Shopping for jams in the supermarket, I little expected to find Angela Linskey and much less the discoveries I would make when visiting Naera Haundi where the conserves are made.
Naera Haundi is a four hundred-year-old farmhouse officially in the Basque town of Abaltzisketa, though in reality located down a steep path on the side of a valley at the foothills of the Txindoki mountain, an ideal spot for spending a few days if, as the website says, it is peace and tranquillity you are after.
It is more than 30 years since Angela and her Basque husband Jesus Mari decided to leave San Sebastian to “try the rural lifestyle of a traditional Basque farm.” While perhaps happy to escape the increasing buzz of the city, however, it was a different concern that encouraged this couple to make such a radical change:
“We started getting a bit worried about the food we were eating. We read a book called Your Daily Bread by a woman who had been around a flour-refining factory where they were gassing the flour to make it whiter. We started reading more about what we were eating and it just went on from there. The only clear idea we had was that we wanted another kind of life and it had to be in the sphere of organic farming.”
Naera Haundi is dedicated to growing, processing and selling only organically home-grown fruit jams and jellies. “We make between 12-14,000 jars (of “Nahera” jam) a year. About 75% of that is currently from our own fruit… And the whole process is here – we don’t have any machinery, it’s literally spooning it in.”
The decision of Angela and others like her to pursue organic farming coincided with a growing trend for alternative farming during the 1970s and beyond (though still almost unheard of in the Basque Country) among people disillusioned with conventional methods or routines: “Most of us who started that way are from small or large towns… It was a revolution you see – not just going out and shouting in the streets – to go back and work on the land.”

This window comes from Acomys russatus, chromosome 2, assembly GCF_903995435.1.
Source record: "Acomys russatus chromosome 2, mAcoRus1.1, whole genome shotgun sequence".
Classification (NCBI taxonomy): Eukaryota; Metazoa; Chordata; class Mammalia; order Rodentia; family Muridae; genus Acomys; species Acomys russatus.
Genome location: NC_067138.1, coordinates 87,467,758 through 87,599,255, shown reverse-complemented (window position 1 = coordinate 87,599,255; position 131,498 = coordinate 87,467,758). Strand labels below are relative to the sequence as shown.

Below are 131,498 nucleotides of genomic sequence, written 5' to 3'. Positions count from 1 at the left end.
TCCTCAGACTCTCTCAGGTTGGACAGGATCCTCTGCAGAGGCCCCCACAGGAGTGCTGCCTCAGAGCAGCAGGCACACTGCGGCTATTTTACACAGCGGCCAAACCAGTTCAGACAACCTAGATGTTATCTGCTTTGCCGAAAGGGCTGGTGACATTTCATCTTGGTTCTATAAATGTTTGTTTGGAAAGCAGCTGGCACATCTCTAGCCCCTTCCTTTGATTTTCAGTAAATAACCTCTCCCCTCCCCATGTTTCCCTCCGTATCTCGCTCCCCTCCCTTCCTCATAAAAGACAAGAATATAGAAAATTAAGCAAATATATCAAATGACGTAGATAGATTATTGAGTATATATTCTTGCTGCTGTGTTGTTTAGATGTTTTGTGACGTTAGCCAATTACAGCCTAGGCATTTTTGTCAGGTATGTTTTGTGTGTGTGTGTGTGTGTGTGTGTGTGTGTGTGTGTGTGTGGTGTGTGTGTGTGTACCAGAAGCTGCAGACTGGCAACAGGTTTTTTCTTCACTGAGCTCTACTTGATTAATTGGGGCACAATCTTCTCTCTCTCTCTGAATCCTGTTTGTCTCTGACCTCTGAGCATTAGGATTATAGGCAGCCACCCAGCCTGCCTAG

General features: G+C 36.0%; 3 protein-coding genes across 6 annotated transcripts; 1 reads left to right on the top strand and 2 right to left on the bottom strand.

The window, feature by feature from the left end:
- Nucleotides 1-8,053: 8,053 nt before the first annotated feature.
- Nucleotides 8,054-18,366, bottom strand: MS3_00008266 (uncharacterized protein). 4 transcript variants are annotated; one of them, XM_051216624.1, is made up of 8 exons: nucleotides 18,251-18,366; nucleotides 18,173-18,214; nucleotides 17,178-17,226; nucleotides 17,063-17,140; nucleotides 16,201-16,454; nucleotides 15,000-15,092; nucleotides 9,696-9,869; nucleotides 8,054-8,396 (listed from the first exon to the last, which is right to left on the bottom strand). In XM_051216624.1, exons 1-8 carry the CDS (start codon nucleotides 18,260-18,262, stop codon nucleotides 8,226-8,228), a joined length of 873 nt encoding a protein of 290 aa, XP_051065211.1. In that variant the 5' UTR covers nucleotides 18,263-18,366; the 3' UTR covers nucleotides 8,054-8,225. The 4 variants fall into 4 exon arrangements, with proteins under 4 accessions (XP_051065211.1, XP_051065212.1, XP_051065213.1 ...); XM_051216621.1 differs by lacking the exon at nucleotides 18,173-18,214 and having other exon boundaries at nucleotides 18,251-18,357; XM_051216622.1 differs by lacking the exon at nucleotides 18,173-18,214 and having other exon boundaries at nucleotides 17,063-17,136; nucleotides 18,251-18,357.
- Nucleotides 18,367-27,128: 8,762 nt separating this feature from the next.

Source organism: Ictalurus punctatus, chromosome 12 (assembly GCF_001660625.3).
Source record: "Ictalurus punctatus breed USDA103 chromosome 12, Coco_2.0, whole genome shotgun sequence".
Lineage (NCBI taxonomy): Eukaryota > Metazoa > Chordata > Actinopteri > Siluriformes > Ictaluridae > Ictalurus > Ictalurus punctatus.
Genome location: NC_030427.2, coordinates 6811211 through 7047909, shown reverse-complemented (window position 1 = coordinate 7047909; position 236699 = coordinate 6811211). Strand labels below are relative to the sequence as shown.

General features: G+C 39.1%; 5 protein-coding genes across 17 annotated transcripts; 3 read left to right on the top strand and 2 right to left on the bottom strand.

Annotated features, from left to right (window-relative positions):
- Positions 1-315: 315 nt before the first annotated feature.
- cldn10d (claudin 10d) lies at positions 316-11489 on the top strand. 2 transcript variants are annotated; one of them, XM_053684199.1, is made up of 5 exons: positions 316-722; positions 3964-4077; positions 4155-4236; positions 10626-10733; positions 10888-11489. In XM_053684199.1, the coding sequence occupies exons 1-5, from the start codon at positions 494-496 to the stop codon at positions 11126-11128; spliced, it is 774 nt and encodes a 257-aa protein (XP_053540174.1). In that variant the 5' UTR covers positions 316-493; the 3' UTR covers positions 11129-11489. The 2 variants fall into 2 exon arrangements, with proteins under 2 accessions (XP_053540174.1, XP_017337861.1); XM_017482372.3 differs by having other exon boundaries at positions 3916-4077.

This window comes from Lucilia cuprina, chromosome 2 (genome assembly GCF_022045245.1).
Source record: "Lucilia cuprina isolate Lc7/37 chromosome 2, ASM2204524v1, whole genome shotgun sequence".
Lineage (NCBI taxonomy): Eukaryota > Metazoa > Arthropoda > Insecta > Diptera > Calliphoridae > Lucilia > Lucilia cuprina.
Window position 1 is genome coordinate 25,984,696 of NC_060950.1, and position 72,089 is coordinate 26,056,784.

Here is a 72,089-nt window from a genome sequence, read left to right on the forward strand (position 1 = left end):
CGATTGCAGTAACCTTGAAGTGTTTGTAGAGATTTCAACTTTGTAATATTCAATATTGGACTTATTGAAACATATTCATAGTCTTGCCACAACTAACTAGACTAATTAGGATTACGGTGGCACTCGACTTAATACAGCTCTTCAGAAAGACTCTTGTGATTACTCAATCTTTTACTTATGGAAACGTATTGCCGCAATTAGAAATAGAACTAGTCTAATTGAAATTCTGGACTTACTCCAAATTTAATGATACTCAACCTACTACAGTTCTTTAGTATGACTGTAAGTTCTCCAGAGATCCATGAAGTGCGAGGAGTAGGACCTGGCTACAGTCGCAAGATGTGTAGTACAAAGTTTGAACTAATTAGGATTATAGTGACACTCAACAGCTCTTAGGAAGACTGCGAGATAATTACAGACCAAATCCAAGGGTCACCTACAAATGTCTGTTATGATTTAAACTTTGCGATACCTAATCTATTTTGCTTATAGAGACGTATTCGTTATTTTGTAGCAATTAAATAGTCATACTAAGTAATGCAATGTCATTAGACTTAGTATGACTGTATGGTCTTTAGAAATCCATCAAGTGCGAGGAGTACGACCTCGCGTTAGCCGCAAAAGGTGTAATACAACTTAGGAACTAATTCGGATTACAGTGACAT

From trend to trendy
Though organic products continue to have a rather middle-class image, Angela staunchly defends their dietary value: “If you’re eating organic, you’re generally eating very healthily – people eating organic food are not often at the doctors… If you take into account the hydrogenated fats and pesticides in conventional foods, what is that costing a country in its health service?” (Interestingly, the UK’s Soil Association recently published a report confirming the nutritional value of organic to be significantly higher than non-organic foods).
Since their compromise with organic farming over 30 years ago, Naera Haundi have taken steps to broaden their commitment to global issues such as climate change. “We have an installation with photo-voltaic panels for producing electricity… Next to them are thermal solar panels for heating water. We heat water for up to 10-12 people.” (Enough for the maximum 8 people they can put up in two apartments plus themselves).
Then there are the two wood-burning stoves: “Wood- produces the same amount of carbon dioxide as a rotting log,” she explains. “We use the ash – potash – as fertilizer and chip the wood we can’t use for compost.”
I point out that in Vietnam, fishermen on the Mekong recycle everything, including rice husks, out of economic necessity: “I think we need to be poor again,” she concurs. “The amount of things that people throw away.. (My generation) were brought up to think throwing food away was a sin.”
One is reminded of a by-gone era at Naera Haundi and not by accident. The modern obsession with packaging is one of Angela’s major grievances: “It’s just so unnecessary,” she says. She confesses to feeling “out of place” in her hometown of Birstall, West Yorkshire, partly due to the demise of high street shops. “It’s so disappointing – there used to be small shops, the dairy etc; now there’s (sic) just the two supermarkets – it really depresses me.”
Almost forty years have passed since Angela and her sister left Birstall to embark on a hitchhiking holiday in France, deciding on impulse to come this way. She expresses curiosity at an English woman working for (the inherently Basque) EITB, but Angela’s integration after four decades is profound: “To live on a farm in this country, to understand the Basque culture, you have to speak Euskera… So when we came to (Naera Haundi) we decided we would use Basque all the time.”
The entire eleven acres of Naera Haundi, Angela and Jesus Mari planted themselves; trees include apple, quince and pear, though a recent cyclone in the Basque Country blew down fifty in total, twenty-seven of them pear trees, an all too poignant reminder for the couple of the possible effects of climate change. A massive problem, though possibly with a small solution?
“We just can’t continue with the way we’re consuming now,” saying Angela, “eventually we’re all going to have to go back to the 1950s – and that will be a good thing, not only for the planet, but for people’s health, physical and spiritual.”